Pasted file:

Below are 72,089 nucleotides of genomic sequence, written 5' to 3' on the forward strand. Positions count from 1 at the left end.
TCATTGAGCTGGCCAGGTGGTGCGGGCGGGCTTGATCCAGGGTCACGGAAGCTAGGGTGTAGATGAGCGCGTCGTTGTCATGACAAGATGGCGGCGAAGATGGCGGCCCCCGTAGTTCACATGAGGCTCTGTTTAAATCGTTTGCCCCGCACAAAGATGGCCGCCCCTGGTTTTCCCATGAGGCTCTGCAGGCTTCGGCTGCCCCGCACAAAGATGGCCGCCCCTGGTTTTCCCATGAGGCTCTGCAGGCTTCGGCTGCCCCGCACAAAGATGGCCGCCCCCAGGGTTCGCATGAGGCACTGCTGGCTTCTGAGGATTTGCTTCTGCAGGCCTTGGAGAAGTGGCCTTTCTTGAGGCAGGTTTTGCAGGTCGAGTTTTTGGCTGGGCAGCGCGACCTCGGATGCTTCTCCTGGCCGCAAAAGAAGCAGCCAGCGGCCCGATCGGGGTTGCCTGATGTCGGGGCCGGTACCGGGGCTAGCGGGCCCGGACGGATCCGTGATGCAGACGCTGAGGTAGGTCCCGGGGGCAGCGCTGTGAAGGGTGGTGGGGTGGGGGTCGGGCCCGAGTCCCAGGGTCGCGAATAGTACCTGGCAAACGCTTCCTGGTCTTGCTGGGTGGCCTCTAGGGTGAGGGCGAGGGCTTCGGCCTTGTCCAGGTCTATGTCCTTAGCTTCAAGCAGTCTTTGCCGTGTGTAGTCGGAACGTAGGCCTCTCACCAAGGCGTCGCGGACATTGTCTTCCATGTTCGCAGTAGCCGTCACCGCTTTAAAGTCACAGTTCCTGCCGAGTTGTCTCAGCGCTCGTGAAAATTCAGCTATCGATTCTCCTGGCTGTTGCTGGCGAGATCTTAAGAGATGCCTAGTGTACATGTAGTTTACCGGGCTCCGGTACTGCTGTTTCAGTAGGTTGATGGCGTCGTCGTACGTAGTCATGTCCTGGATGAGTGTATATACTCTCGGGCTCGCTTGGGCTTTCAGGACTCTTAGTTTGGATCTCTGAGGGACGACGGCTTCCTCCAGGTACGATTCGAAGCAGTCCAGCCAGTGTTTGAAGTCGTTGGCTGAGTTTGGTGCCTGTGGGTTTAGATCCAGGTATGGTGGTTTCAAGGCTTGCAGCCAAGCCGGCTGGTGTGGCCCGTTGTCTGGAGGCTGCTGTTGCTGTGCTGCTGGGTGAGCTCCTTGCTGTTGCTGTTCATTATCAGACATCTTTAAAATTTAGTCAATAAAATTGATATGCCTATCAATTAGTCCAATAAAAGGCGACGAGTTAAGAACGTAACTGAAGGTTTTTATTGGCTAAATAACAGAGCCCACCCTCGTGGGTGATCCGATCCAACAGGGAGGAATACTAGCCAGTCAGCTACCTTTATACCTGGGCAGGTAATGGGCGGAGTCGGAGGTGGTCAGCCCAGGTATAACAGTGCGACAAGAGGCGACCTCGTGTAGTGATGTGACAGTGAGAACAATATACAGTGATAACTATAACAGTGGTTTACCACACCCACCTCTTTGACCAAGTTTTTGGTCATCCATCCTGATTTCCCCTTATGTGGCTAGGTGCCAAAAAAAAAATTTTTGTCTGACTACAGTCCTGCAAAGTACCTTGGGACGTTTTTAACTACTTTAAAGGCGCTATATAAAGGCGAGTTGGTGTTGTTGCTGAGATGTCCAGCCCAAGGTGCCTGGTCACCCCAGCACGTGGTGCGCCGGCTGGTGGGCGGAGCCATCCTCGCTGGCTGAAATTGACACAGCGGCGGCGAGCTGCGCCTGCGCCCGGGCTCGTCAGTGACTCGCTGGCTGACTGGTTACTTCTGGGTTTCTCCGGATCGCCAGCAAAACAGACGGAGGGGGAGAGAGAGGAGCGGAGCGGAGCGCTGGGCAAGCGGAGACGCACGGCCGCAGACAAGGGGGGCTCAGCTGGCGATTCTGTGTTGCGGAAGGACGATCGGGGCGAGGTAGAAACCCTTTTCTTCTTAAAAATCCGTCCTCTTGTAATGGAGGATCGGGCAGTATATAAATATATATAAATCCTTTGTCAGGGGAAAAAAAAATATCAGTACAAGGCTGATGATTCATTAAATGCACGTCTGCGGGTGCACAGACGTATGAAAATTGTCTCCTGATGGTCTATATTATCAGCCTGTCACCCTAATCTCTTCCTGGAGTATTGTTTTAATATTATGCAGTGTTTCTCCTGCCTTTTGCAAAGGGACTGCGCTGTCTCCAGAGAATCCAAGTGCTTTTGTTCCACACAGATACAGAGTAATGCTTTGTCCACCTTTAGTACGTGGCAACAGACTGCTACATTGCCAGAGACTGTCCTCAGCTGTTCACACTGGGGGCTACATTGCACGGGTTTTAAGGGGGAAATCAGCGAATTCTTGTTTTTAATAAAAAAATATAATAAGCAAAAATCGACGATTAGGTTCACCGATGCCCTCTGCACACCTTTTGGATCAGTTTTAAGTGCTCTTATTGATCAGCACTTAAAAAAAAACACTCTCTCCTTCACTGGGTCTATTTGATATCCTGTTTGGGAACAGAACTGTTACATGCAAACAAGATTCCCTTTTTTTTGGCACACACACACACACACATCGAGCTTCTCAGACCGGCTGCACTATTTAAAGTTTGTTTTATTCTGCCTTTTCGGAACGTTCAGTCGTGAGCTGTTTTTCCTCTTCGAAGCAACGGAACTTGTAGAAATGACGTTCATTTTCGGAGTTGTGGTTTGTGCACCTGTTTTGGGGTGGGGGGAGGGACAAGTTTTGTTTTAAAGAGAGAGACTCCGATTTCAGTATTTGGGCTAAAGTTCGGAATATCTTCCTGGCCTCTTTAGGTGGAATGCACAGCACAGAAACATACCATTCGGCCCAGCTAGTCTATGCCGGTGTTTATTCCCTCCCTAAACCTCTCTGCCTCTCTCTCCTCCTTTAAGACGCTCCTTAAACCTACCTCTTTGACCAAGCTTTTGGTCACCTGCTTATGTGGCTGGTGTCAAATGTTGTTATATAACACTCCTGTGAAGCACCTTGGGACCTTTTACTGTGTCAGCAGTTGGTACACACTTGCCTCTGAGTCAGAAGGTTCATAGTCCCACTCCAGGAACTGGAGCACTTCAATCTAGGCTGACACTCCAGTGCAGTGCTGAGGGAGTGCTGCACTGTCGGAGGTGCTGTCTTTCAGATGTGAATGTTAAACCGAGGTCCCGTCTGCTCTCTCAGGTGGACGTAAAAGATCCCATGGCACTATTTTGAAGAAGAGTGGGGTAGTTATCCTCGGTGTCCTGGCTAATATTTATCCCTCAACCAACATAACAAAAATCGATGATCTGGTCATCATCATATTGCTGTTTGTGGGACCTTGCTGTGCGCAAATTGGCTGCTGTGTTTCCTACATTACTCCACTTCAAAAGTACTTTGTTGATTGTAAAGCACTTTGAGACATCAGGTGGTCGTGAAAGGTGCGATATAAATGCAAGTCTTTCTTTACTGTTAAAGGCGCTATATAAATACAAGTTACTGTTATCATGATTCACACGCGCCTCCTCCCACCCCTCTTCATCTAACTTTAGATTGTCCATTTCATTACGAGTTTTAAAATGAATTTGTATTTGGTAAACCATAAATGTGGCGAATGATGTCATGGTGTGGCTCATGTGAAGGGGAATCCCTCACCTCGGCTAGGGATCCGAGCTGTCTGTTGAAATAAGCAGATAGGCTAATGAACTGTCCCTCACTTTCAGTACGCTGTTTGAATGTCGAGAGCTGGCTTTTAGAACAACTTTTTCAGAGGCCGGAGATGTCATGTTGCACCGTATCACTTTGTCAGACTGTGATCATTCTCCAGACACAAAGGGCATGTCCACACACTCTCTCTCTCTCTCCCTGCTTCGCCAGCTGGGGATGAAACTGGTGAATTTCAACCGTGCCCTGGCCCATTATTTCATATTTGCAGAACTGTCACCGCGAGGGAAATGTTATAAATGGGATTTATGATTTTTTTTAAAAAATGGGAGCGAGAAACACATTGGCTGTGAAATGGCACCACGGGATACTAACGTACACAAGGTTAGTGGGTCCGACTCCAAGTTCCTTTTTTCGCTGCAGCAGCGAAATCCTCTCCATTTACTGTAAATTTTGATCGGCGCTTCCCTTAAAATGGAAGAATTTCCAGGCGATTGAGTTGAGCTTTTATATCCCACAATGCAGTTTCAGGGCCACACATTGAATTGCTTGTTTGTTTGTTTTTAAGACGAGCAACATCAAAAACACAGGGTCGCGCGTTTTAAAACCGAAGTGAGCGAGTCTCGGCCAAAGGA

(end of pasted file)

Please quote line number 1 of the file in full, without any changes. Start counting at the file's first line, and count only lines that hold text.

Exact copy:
Below are 72,089 nucleotides of genomic sequence, written 5' to 3' on the forward strand. Positions count from 1 at the left end.